English 1A, aka Reading Too Much Into Things

English 1A Header

Alternate title: I think I would have made a good Arts student. Maybe not a great one, but at least a good one.

As part of the final semester of my long winded Computing degree, I’m doing an English unit.

It all started when I realised that there weren’t enough Computing units this year for me to do that I hadn’t already done, or didn’t have the prerequisites for, or just plain wasn’t eligible for, in order for me to graduate this semester. A quick email to my degree coordinator revealed that I was allowed to do units outside the School of Computing and Information Systems, and that was that: I started looking for something a little different, something that I would actually enjoy.

And truth be told, I’m interested in a lot of things, but wouldn’t necessarily want to do a course at Uni on them. Take statistics, for example: I like knowing how statistics are derived and an intrigued by the whole numbers side of things, but from what I’ve heard, statistics at Uni is more of a mathematical nightmare than it is “fun stuff to do with numbers”. With that in mind, it was basically a toss up between some photography-based unit, and some writing-based one.

Photography would have been cool. I’ve been wanting to get into the whole darkroom development side of photography, and I’d like some kind of formal training rather than just reading PetaPixel posts on how to be a better photographer. Then I read something in the unit outline which said that you needed to do a certain number of hours of photography per week, and that kind of turned me off. Reason being, most, if not all, of my photography is done for my own enjoyment, not so I can impress someone else with my compositional technique. Forcing myself to get out there and shoot might have turned me off photography altogether, and I’m a little scared by the prospect of someone else critiquing my work, as much as I might want them to.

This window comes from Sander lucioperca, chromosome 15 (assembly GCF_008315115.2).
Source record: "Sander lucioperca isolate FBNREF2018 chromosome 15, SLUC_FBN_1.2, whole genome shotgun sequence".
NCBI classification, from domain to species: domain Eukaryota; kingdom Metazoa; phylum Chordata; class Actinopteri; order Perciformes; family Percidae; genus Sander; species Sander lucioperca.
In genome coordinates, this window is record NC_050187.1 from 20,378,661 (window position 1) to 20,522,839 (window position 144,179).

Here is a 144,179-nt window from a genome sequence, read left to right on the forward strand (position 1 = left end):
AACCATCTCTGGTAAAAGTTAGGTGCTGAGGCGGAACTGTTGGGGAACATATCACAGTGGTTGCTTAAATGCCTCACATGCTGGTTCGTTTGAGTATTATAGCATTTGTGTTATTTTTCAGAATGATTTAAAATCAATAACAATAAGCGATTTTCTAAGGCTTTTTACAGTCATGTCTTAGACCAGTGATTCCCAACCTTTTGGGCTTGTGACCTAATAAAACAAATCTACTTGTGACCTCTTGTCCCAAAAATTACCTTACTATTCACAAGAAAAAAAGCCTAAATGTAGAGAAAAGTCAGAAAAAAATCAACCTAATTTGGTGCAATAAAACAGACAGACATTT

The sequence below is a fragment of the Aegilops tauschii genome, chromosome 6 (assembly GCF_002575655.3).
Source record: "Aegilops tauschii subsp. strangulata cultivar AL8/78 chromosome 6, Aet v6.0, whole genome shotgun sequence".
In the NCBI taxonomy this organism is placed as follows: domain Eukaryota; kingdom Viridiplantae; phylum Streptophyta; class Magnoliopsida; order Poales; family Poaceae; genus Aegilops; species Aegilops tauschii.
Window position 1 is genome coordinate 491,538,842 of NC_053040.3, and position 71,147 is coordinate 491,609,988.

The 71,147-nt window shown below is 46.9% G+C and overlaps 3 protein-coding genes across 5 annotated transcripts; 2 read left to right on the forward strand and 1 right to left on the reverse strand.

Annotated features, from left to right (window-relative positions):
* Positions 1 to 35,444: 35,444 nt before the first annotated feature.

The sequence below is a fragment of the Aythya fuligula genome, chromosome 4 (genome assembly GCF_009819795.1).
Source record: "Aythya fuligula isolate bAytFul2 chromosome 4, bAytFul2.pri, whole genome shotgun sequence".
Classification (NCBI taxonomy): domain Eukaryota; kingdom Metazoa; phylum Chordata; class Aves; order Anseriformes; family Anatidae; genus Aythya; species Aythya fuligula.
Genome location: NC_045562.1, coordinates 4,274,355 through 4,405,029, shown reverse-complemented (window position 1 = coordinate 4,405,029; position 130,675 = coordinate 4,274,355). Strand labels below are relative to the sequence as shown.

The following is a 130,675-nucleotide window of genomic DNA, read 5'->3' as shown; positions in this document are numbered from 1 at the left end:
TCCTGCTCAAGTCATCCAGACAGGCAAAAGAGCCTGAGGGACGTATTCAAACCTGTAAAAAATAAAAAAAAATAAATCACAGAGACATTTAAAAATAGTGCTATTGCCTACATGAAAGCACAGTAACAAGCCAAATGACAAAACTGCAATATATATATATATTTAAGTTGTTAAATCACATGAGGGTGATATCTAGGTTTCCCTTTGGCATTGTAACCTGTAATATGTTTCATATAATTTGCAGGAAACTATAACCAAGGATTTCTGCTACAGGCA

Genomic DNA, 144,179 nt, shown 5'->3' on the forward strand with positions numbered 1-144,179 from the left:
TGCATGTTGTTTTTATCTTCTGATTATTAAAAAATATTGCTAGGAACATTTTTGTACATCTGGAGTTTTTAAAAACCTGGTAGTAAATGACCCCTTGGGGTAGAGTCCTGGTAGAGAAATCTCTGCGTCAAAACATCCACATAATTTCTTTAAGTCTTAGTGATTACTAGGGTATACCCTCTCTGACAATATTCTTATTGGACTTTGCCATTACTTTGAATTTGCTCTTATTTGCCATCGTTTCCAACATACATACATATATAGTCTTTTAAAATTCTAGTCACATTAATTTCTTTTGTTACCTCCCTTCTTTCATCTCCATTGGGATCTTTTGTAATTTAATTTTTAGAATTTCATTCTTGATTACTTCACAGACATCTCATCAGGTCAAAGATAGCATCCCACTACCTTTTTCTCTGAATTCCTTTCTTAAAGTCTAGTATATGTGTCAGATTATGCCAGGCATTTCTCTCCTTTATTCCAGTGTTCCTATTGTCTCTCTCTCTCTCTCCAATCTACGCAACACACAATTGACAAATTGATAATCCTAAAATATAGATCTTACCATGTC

With photography out of the picture (so to speak), I looked towards a writing-based subject. Of those, it was a choice between some journalism based unit or a writing-one — not having the prerequisites for a more advanced unit, I chose English 1A for two reasons. One, I thought I’d be able to get feedback on my writing process, and two, it would be something a little different. Plus, I thought I’d be able to get decent enough grades without really having to try. Sue me for being lazy.

I wasn’t really sure what to expect going in, but honestly, it all turned out pretty great. I always looked forward to the tutorials, even if they were at the end of a long Monday of other classes, and even though I couldn’t go to lectures due it a clash with another subject, I was there in spirit whenever I listened to the recorded lectures at home. But that wasn’t the same as the real thing, as I soon discovered…

About two-thirds through the semester, I realised that it was probably time to start blowing off the other class (which wasn’t really worth going to anyway, seeing as all the material was given to us online), and start going to English lectures. Starting around week 9 of the 13 weeks in a semester, I went to my first ever English lecture, and just like the tutorials, they were an entirely different experience than the Computing lectures I was used to.

I mean, they still had someone who delivered the lectures, obviously, and they still used PowerPoint presentations, but the kind of lecture delivered was so much different. There was interaction! The lecturer asked people questions to do with their opinion on certain ideas, certain aspects of whichever text we were studying at the time — something that is pretty much unheard of in Computing lectures. The atmosphere of an English lecture was just so different — people seemed more engaged, attendance always seemed great (although this was a first-year Arts unit, so not entirely unexpected), and yeah, there were heaps of cute girls. Again, not entirely unexpected — although welcome — for a first year Arts unit.


Part of our assessment work in English 1A were these short exercises we had to do. These were exercises we could hand in every week at our designated tutorials, and they were usually short writing tasks — a couple hundred words on the significance of the title of the current text, the difference between studying film and literary texts, that sort of thing. They were designed to see how well we could prepare for the coming week’s lecture material, to get us in the right frame of mind for thinking about whatever we would be talking about in the lectures that week. As it turned out, however, I always wrote my short exercises during the two hours before the tutorial, after the lecture earlier that day.